Here are key points about the new Intel Compute Stick (Cherry-Trail Atom x5)
Cherry Trail with Graphics Shift: The Cherry Trail Atom x5 that replaces the previous Bay Trail based SoC is much better suited for the Intel Compute Stick. While keeping close to the same thermal limits as the original Compute Stick, Intel shifted compute resources to better handle graphics-heavy workloads, and it shows. The new Compute Stick does not immediately shoot up to its maximum temperature while streaming Netflix like the original, and that is because the SoC isn't being overtaxed.
2x2 Intel Wireless AC: Since the Compute Stick doesn't have a wired internet connection, wireless bandwidth becomes very important. The shift from a Realtek wireless-N solution to a 2x2 Intel wireless AC solution results in much greater Wi-Fi speeds.
Improved Fan Technology: Here is the deal, the fan on the original Compute Stick would emit a noticeable (if you were close enough) squeal as soon as the temperature of the Compute Stick rose above a certain limit. On the original Compute Stick, this limit was set high (around 50C+), and the fan would blow at full speed until the temperature came down. Intel swapped out the two-wire fan for the three-wire version. The third wire adds monitoring of the fan speed, which has allowed Intel to apply a much more efficient fan curve.
Unlike the original Compute Stick, when the surface temperature of the new one hits around 40-45C the fan turns on, but you cannot tell since it is silent and at a very low speed. The fan speed then gradually increases with temperature, and it only becomes noticeable at above 55C. Otherwise, you literally will have to turn your ear towards the Compute Stick, which has to be less than 1 foot away to hear the fan. Instead of letting the device become saturated with heat, the new Compute Stick allows for active cooling even at small workloads to continuously remove the heat and lower temperatures.
Added USB 3.0 Port: The single USB 2.0 port of the original is complimented by an additional USB 3.0 port on the new Compute Stick. You can now attach a dedicated keyboard and mouse instead of using a combo port. I assume that most users will opt to use the Intel Remote Keyboard application instead of a dedicated keyboard and mouse, so you can now use the ports for extra storage or devices like an Ethernet adapter.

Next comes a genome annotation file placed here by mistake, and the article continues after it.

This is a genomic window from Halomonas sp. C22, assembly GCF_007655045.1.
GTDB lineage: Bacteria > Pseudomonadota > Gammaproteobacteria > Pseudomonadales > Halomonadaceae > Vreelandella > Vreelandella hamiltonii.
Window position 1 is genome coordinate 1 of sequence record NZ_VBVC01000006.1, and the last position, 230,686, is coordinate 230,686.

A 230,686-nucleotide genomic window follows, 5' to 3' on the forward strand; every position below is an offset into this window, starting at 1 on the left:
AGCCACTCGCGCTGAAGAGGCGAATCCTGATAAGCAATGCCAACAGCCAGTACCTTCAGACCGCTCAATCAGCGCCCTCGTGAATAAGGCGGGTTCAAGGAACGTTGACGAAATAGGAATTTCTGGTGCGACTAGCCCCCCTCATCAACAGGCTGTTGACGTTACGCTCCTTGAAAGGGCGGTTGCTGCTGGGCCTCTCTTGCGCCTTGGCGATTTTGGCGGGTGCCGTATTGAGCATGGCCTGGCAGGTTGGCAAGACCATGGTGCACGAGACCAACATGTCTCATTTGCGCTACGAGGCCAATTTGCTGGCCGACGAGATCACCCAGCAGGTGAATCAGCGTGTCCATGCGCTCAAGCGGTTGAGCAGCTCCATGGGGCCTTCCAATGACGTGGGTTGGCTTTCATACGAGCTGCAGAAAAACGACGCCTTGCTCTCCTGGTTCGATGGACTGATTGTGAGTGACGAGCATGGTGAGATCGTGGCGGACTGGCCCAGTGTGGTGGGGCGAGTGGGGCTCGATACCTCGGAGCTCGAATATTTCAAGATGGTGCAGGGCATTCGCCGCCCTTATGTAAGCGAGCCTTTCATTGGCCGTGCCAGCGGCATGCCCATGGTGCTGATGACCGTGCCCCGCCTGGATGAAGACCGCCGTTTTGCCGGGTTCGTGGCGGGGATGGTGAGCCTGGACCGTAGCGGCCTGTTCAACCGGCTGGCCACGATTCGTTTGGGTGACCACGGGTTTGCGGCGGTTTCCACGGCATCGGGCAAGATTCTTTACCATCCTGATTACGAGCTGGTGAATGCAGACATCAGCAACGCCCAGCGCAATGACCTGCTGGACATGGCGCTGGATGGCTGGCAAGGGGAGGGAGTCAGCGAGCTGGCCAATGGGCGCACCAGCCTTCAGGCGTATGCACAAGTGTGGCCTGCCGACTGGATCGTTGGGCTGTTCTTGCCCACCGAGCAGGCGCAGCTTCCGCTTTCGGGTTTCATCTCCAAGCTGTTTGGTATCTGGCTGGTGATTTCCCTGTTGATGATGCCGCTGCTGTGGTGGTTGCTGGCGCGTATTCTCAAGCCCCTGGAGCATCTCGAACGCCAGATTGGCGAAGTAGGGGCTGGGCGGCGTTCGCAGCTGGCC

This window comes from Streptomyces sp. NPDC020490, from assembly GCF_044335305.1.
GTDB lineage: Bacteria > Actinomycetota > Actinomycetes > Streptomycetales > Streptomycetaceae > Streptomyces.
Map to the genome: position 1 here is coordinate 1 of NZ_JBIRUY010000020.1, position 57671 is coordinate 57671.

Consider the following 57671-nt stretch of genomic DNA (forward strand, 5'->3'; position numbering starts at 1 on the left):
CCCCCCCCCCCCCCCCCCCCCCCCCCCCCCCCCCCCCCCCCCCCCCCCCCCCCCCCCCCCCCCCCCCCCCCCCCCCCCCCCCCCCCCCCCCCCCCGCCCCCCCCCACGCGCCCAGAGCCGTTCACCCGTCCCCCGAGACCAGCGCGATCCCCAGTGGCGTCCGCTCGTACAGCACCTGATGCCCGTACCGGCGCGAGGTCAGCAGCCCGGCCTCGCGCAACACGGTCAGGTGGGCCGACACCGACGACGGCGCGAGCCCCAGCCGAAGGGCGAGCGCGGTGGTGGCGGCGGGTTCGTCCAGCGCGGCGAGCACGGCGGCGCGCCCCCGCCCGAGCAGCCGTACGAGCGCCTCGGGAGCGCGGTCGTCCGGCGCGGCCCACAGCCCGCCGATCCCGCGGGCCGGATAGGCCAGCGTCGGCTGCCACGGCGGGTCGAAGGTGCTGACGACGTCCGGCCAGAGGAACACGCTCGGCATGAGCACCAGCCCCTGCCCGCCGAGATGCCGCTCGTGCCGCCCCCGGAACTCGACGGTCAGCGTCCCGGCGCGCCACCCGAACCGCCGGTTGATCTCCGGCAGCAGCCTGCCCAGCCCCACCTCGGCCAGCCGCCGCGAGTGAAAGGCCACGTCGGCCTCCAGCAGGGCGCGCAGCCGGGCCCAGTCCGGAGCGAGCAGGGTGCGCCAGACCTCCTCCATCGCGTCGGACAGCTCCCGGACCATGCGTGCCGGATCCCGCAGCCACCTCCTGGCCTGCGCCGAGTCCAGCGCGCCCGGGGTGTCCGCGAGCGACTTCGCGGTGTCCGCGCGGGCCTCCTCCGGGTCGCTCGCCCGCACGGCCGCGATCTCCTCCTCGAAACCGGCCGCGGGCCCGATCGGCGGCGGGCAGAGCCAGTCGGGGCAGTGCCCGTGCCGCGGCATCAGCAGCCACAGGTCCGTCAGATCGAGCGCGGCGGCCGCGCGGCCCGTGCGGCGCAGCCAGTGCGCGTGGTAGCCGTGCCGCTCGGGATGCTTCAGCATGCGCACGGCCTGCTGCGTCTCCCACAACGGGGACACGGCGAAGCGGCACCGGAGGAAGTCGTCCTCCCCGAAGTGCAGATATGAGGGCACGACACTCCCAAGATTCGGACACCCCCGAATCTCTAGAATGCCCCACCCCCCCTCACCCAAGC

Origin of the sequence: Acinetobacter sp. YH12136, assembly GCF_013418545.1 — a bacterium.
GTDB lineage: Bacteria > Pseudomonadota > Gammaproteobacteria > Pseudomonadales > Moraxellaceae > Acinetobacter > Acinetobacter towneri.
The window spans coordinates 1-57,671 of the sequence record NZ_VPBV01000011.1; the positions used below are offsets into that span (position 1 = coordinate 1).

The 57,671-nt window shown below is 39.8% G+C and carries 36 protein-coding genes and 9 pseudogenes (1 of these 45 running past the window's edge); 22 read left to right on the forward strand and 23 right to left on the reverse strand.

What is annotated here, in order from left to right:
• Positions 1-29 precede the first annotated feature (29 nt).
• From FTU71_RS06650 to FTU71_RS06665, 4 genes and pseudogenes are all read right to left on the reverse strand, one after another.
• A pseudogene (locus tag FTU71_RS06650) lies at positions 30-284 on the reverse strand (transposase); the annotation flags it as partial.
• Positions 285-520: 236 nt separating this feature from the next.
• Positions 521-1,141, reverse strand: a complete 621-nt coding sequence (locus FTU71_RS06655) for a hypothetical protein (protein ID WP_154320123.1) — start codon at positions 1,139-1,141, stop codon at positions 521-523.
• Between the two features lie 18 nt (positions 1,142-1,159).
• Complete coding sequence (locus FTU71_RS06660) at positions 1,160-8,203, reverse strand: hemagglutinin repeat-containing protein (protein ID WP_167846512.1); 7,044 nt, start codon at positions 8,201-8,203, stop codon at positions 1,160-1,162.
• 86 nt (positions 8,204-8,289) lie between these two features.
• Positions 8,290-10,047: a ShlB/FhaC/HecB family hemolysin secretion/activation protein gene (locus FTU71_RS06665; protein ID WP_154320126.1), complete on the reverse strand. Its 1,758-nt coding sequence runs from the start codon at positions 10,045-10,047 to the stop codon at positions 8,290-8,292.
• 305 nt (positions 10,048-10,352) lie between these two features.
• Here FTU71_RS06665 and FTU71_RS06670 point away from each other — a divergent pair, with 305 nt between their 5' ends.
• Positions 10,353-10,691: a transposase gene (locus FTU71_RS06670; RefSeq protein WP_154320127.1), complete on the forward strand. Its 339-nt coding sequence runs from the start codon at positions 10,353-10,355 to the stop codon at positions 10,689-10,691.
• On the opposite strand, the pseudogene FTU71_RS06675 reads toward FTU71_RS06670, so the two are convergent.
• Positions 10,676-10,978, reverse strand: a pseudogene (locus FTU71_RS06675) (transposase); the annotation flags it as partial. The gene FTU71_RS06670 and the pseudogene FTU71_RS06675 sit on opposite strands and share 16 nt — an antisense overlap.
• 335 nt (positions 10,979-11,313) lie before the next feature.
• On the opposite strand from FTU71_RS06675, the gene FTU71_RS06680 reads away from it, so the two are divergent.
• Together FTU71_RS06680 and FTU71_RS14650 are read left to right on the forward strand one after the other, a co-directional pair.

Cost Effective: Instead of 32-bit Windows 8.1, the new Intel Compute Stick comes with 32-bit Windows 10 (it does support 64-bit, but the 32-bit version is preinstalled). The price of the new Intel Compute Stick is only $10 more than the original, and you are getting the OS for free. In my opinion, it is still a great value, and I prefer Windows 10 to Windows 8.1. Booting is also much faster with the Windows 10 based Compute Stick.
Still a Little Sluggish: Even with all the upgrades and the increased length of the new Intel Compute Stick, I felt it still was a bit slow. I would say that the performance improvements for CPU based tasks haven't improved much compared to the original, but overall it is a usable device. If you want much faster speed, perhaps even desktop class, then you should probably check out the Core m3 and m5 version, but they will cost you much more.
2GB RAM isn't that much: My qualm with the new device is that Intel still only provides 2GB of RAM. It's enough to carry out basics tasks, but I would have liked to see more RAM. This downside is addressed in the Core m3 and m5 versions which come with 4GB of RAM. However, if you want an Atom x5 based version with 4GB of RAM, you aren't totally out of luck. Intel has licensed this designed out to its partners, and they might provide 4GB Atom x5 based sticks.
Is there a night and day difference between the new Compute Stick and the original? I would say almost. The new Intel Compute Stick is a different beast on many levels. The new Compute Stick is quieter, faster, and overall improved compared to the original Compute Stick. However, it still is form factor limited. The Intel Compute Stick will not replace a modern desktop, but that isn't its primary intended use.
The Intel Compute Stick is designed for use cases where the software requirements outweigh the need for intensive processing power. Digital signage is a big area where the Compute Stick can do well, especially the Core m3 and m5 versions, which should be out soon. In my mind, a perfect use for the Intel Compute Stick is with your TV. While many TVs sold today are to an extent "smart", many of them cannot come close to the capabilities of the Intel Compute Stick.
Overall, Intel has made huge strides to improve upon the original Compute Stick. They probably made a list of the top five grievances and addressed all of them, resulting in a well-rounded, affordable Intel branded ultra-tiny-mini PC.
Product Summary Breakdown
|Quality including Design and Build||95%|
|Bundle and Packaging||93%|
|Value for Money||95%|
|Overall TweakTown Rating||91%|
The Bottom Line: Overall, Intel has made decent strides to improve over the original Compute Stick, resulting in a well rounded affordable Intel branded ultra-tiny-mini PC.
PRICING: You can find the Intel Boxed Compute Stick with Windows 10 Pre-Loaded for sale below. The prices listed are valid at the time of writing, but can change at any time. Click the link below to see real-time pricing for the best deal:
United States: The Intel Boxed Compute Stick with Windows 10 Pre-Loaded retails for $130 at Amazon.
United Kingdom: The Intel Boxed Compute Stick with Windows 10 Pre-Loaded retails for £102 at Amazon UK.
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